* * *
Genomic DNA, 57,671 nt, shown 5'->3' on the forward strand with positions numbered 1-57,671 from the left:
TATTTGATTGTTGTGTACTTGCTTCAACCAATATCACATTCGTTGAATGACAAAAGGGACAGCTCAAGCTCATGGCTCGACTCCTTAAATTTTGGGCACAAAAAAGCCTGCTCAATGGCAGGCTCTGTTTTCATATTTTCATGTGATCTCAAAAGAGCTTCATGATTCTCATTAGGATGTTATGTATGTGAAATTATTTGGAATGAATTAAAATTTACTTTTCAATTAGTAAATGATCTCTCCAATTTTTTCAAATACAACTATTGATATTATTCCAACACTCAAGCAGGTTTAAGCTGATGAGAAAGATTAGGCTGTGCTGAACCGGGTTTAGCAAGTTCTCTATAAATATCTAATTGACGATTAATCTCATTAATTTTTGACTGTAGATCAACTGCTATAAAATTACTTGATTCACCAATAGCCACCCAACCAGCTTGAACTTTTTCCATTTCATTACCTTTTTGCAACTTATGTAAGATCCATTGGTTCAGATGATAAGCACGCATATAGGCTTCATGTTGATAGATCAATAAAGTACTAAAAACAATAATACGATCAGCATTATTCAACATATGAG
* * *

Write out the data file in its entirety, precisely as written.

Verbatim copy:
Genomic DNA, 57,671 nt, shown 5'->3' on the forward strand with positions numbered 1-57,671 from the left:
TATTTGATTGTTGTGTACTTGCTTCAACCAATATCACATTCGTTGAATGACAAAAGGGACAGCTCAAGCTCATGGCTCGACTCCTTAAATTTTGGGCACAAAAAAGCCTGCTCAATGGCAGGCTCTGTTTTCATATTTTCATGTGATCTCAAAAGAGCTTCATGATTCTCATTAGGATGTTATGTATGTGAAATTATTTGGAATGAATTAAAATTTACTTTTCAATTAGTAAATGATCTCTCCAATTTTTTCAAATACAACTATTGATATTATTCCAACACTCAAGCAGGTTTAAGCTGATGAGAAAGATTAGGCTGTGCTGAACCGGGTTTAGCAAGTTCTCTATAAATATCTAATTGACGATTAATCTCATTAATTTTTGACTGTAGATCAACTGCTATAAAATTACTTGATTCACCAATAGCCACCCAACCAGCTTGAACTTTTTCCATTTCATTACCTTTTTGCAACTTATGTAAGATCCATTGGTTCAGATGATAAGCACGCATATAGGCTTCATGTTGATAGATCAATAAAGTACTAAAAACAATAATACGATCAGCATTATTCAACATATGAG